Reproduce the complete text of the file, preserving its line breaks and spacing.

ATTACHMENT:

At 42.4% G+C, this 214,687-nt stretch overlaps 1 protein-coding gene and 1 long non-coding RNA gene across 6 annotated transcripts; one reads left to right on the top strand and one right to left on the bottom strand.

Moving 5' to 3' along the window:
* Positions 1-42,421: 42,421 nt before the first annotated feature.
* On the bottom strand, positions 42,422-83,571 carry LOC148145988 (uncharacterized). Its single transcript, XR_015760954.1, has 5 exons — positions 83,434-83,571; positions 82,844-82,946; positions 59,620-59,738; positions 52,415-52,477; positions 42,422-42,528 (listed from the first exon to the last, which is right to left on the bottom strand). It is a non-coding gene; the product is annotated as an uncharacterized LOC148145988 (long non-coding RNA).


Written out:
At 42.4% G+C, this 214,687-nt stretch overlaps 1 protein-coding gene and 1 long non-coding RNA gene across 6 annotated transcripts; one reads left to right on the top strand and one right to left on the bottom strand.

Moving 5' to 3' along the window:
* Positions 1-42,421: 42,421 nt before the first annotated feature.
* On the bottom strand, positions 42,422-83,571 carry LOC148145988 (uncharacterized). Its single transcript, XR_015760954.1, has 5 exons — positions 83,434-83,571; positions 82,844-82,946; positions 59,620-59,738; positions 52,415-52,477; positions 42,422-42,528 (listed from the first exon to the last, which is right to left on the bottom strand). It is a non-coding gene; the product is annotated as an uncharacterized LOC148145988 (long non-coding RNA).